Lawyer Advocate for cheque dishonour case
The courts are flooded with cheque dishonour cases under Section 138 of NI ACT, 1881.
Section 138 of NI Act: Dis-honour of cheque for insufficiency, etc., of funds in the accounts:
Where any cheque drawn by a person on an account maintained by him with a banker for payment of any amount of money to another person from out of that account for the discharge, in whole or in part, of any debt or other liability, is returned by the bank unpaid, either because of the amount of money standing to the credit of that account is insufficient to honour the cheque or that it exceeds the amount arranged to be paid from that account by an agreement made with that bank, such person shall be deemed to have committed an offence and shall without prejudice to any other provisions of this Act, be punished with imprisonment for 2[“a term which may extend to two year”], or with fine which may extend to twice the amount of the cheque, or with both.
Provided that nothing contained in this section shall apply unless-
(a) The cheque has been presented to the bank within a period of 3 months from the date on which it is drawn or within the period of its validity, whichever is earlier.
(b) The payee or the holder induce course of the cheque, as the case may be, makes a demand for the payment of the said amount of money by giving a notice, in writing, to the drawer, of the cheque, 3[“within thirty days”] of the receipt of information by him from the bank regarding the return of the cheques as unpaid, and
(c) The drawer of such cheque fails to make the payment of the said amount of money to the payee or, as the case may be, to the holder in due course of the cheque, within fifteen days of the receipt of the said notice.
Explanation: For the purpose of this section, “debt or other liability” means a legally enforceable debt or other liability].
139. Presumption in favour of holder; 1[Presumption in favour of holder
It shall be presumed, unless the Contrary is proved, that the holder of a cheque received the cheque of the nature referred to in section 138 for the discharge, in whole or in part, or any debt or other liability].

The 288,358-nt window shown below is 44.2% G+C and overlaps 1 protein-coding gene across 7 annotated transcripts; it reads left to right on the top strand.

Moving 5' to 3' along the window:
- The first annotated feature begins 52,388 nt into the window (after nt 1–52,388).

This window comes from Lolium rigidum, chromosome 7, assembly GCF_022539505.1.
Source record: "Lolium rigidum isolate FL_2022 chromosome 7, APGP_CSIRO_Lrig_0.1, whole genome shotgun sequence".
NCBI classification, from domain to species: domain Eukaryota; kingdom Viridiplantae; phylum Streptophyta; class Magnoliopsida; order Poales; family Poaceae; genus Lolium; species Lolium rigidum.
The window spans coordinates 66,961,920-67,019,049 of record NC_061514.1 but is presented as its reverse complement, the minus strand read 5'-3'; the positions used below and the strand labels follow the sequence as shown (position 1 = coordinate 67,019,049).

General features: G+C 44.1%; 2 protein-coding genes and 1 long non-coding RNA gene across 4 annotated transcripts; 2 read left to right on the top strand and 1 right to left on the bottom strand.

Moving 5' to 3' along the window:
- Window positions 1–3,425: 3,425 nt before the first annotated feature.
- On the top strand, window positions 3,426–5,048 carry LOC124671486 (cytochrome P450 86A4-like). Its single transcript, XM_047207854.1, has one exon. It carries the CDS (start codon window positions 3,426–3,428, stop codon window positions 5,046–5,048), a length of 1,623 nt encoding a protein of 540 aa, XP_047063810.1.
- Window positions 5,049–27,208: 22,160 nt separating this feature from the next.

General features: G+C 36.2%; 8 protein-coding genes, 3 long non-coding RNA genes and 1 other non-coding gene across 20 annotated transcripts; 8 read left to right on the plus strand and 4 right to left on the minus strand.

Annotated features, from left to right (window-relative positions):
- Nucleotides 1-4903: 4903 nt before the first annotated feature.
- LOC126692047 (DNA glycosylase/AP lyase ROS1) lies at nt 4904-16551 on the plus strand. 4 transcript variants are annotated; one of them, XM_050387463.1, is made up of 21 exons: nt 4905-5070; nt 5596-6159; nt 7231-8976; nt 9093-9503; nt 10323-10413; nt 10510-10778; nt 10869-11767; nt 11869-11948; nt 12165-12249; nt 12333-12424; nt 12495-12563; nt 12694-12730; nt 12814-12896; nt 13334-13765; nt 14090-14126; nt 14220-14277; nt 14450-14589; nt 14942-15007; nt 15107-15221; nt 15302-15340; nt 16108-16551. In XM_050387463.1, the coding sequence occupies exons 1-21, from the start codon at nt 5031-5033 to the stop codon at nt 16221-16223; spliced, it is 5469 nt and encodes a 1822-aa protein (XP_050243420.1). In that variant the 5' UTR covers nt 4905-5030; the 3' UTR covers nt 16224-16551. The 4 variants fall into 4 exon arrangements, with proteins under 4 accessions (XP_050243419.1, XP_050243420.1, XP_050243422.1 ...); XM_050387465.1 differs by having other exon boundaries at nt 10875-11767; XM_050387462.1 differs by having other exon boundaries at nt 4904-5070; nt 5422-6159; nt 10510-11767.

141. Offences by companies. 1[Offences by companies.
(1) If the person committing an offence under section 138 is a company, every person who, at the time the offence was committed, was in charge of, and was responsible to the company for the conduct of the business of the company, as well as the company, shall be deemed to be guilty of the offence and shall be liable to be proceeded against and proceeded against and punished accordingly];
With regards to the legal position concerning the vicarious liability of the Director in a company, the Supreme court has laid down following principles in the case of
National Small Industries Corporation Limited versus Harmeet Singh Paintal
- In order to make the accused vicariously liable, the complainant must make specific averments as required under the law in the complaint. There is no presumption that the director knows about the transaction in order to make him criminally liable.
- The director must be at the time of commission of offence in charge and responsible for the conduct of the business of the company. Section 141 does not make all the directors liable for the offence.
- Vicarious liability should not be inferred but should be pleaded and proved.
- It is not necessary that specific averments should be made in the complaint, if the accused is a managing director or a joint managing director. By the virtue of their position, they are liable to be proceeded with.
- When a director or an officer of the Company signs the cheque on behalf of the Company, no specific averments are required to be made in the complaint.
Section 141 (2) of NI ACT : makes those corporate directors/officers responsible who may not be in charge of the conduct of the business of the company, but the offence was committed with their consent, connivance or due to their negligence provided specific averments are made in the complaint illustrating the manner in which they are guilty of consent, connivance and negligence.
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